An emotional Kurtley Beale ticked off a major personal milestone, but a greater challenge looms over the next few months when he re-joins a struggling Wallabies squad.
Beale on Monday helped launch the Wallabies’ Indigenous jersey to be worn against the All Blacks in Sydney in Bledisloe I, the backline flyer having only recently returned from his one-year stint with English club Wasps.
But not even a decent whack of jet-lag could prevent Beale from an appearance at Sydney’s Centre of Indigenous Excellence, the Wallabies star joining performers in an array of Aboriginal dances, before revealing just what the jersey meant to him.
With the once-loved Bledisloe Cup series causing nothing but dread for Wallabies fans, perhaps New Zealand can lend us a hand again, writes Greg Growden.
“Pretty cool, it’s amazing… it’s obviously a very special symbol that recognises all the 14 [Indigenous] players that have played in the Wallaby jersey,” a teary Beale said. “So for me to stand here now and display it to the public, it’s a very special feeling and I’m very honoured to do so.”
Beale had been one of the key drivers in helping establish the jersey, the 60-Test veteran explaining how the AFL and NRL’s Indigenous rounds drove him to find a similar way to mark the Indigenous contribution to rugby.
“I see the other codes have an Indigenous round and I can just see the reaction from the Indigenous communities when Indigenous round is up,” he said. “And it’s always a special day, you see the Welcome to Country, the smoking ceremonies, the dancers out on the field and, like I said, I showed a bit of emotion before and when these guys were up here dancing, it’s a very powerful thing.
“And that’s when I really [tried to] put my foot forward to try and get the ARU behind the idea, and I’m just thankful and very glad that we’ve come to it and we’re able to do it and hopefully looking forward to continuing that in the years to come.”
While Beale played down the prospect of being a sure thing in Michael Cheika’s first Bledisloe Cup side, given the Wallabies coach’s hot pursuit of the 28-year-old back and his special link with the one-off strip it would be a huge surprise to see Beale not line up in the No.12 jersey on August 19.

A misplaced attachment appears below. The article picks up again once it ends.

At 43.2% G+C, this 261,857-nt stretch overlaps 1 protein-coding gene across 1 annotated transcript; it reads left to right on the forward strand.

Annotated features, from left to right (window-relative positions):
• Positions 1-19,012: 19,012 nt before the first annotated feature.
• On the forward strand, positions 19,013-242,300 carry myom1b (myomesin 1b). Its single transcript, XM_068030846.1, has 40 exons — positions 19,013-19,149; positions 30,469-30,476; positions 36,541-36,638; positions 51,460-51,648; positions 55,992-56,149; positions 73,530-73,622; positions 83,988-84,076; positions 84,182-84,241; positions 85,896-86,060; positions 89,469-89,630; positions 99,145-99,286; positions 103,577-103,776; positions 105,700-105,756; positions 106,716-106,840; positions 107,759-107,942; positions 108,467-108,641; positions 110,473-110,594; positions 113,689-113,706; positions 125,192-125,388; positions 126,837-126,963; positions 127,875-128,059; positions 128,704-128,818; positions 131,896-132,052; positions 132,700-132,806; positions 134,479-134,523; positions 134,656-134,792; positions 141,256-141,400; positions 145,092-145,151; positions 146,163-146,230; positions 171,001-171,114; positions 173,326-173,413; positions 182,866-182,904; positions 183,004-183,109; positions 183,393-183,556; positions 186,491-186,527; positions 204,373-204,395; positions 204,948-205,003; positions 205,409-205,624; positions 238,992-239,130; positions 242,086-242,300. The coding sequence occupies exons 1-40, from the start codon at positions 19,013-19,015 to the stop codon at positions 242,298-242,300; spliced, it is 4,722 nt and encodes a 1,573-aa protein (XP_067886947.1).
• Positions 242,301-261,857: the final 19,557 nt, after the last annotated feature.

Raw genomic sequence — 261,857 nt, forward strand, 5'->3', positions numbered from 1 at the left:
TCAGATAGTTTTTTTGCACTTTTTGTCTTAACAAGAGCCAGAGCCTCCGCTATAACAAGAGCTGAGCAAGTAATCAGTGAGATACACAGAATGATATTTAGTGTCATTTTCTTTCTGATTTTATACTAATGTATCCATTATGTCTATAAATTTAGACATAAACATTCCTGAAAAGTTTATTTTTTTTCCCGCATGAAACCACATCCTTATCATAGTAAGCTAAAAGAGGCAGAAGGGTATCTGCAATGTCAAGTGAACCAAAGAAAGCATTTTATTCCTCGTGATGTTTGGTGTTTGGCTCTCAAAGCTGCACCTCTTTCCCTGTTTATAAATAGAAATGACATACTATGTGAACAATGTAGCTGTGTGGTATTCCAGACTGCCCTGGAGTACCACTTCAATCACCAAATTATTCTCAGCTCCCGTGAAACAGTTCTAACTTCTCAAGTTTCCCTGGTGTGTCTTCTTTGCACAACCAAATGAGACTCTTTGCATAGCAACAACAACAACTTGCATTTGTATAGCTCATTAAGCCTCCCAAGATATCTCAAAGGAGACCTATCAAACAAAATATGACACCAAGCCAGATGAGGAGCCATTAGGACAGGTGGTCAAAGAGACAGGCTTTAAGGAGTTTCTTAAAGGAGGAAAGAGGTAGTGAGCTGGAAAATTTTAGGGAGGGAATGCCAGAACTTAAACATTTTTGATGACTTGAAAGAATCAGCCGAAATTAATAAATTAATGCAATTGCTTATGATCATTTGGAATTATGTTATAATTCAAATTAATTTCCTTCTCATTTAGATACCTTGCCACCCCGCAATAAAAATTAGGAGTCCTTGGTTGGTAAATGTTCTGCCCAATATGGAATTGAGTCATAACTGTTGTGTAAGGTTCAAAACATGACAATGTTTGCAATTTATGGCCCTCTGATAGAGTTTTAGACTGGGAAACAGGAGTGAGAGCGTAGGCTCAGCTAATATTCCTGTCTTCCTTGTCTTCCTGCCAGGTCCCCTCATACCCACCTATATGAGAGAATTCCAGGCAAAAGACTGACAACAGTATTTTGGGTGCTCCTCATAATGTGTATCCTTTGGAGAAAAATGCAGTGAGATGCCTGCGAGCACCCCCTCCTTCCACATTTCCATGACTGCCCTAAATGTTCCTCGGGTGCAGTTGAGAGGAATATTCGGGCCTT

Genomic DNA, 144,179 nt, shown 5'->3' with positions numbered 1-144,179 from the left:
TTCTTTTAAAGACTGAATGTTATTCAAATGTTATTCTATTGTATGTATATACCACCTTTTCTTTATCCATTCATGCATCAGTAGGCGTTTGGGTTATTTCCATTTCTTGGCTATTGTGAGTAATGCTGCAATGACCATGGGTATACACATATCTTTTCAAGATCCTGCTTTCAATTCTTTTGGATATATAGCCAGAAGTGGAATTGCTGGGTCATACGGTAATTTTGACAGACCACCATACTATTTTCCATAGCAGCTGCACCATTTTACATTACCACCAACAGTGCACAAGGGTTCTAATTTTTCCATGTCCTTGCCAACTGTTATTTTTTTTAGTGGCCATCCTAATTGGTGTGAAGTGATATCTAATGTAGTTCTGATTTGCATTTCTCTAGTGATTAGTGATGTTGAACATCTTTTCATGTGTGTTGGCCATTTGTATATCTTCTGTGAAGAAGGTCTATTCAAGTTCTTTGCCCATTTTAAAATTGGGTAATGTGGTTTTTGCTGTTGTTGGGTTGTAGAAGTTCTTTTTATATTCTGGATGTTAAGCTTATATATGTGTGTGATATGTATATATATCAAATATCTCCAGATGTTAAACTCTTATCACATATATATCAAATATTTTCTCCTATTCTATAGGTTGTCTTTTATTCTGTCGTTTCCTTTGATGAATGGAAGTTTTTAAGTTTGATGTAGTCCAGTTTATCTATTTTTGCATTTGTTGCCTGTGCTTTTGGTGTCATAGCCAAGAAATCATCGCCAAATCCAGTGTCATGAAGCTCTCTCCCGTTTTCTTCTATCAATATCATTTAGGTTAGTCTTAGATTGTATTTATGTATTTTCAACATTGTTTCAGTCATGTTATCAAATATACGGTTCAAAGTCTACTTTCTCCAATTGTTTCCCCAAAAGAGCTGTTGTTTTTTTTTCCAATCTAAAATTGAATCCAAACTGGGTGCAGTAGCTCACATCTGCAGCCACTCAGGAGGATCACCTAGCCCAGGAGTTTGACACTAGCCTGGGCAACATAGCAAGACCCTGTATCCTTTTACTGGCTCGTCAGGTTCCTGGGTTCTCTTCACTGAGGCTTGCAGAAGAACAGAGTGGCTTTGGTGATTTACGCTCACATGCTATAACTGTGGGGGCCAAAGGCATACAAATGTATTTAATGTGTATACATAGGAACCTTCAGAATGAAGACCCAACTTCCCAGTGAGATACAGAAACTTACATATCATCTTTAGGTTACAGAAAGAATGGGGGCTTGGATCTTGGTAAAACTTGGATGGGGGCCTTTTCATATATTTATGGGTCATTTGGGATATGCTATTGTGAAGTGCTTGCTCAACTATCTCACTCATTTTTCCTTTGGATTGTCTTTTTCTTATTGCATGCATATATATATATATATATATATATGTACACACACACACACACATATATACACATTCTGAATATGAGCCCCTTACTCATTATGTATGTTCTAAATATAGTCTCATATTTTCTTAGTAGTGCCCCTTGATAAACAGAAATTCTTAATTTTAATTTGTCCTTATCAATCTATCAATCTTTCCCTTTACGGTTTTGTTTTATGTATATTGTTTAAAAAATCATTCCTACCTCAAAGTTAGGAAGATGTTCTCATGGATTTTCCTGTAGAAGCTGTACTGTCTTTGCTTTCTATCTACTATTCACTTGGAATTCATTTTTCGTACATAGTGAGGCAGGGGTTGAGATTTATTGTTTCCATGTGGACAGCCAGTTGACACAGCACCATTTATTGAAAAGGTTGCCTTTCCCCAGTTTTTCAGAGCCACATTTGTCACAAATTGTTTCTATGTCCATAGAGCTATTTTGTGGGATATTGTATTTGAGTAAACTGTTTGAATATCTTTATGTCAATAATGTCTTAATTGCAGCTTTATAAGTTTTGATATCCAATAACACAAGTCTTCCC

Kurtley Beale dances up a storm to help launch the Wallabies’ Indigenous jersey Matt King/Getty Images
Some concerns around a lack of conditioning – he hasn’t played since a hamstring injury in Wasps’ Aviva Premiership semifinal win on May 20 – and a lack of muscle in his leg stemming back to a serious knee injury in 2016, aside, Beale is one player who could spark what was at times a limp Wallabies attack during their June campaign.
The prospect of Beale joining another sidelined star, Samu Kerevi, in the midfield would be one of the few positives Wallabies fans could salvage as they look for signs of hope ahead of the now-customary Bledisloe heartache.
“Yeah obviously Samu’s an exciting player, I’m not quite sure how the combinations are there,” Beale said. “But I think we’ve got a lot of great players and whoever gets the opportunities they’ll definitely do a good job for us.
“But now that Karmichael [Hunt] is there as well, you’ve got Izzy [Israel Folau] that can play 13 as well, [Tevita] Kuridrani; so we’ve got some great talent in those positions. So I’m looking forward to battling it out with those guys and I guess helping each other to push for a successful first game.”
Beale drew rave reviews during his stint at Wasps, his free-running attack helping fire the club all the way to the final. But it was improvement in another area of the game that he believes has taken his play to “another level”.
“I feel like I’ve definitely grown with my knowledge in the game,” he said. “I learnt a lot off the coaching up there, I learnt a lot off the guys next to me, picking their brains and how to play the game. Obviously kicking game is very important at Test level and certainly I was very much involved in growing that part of my game.”
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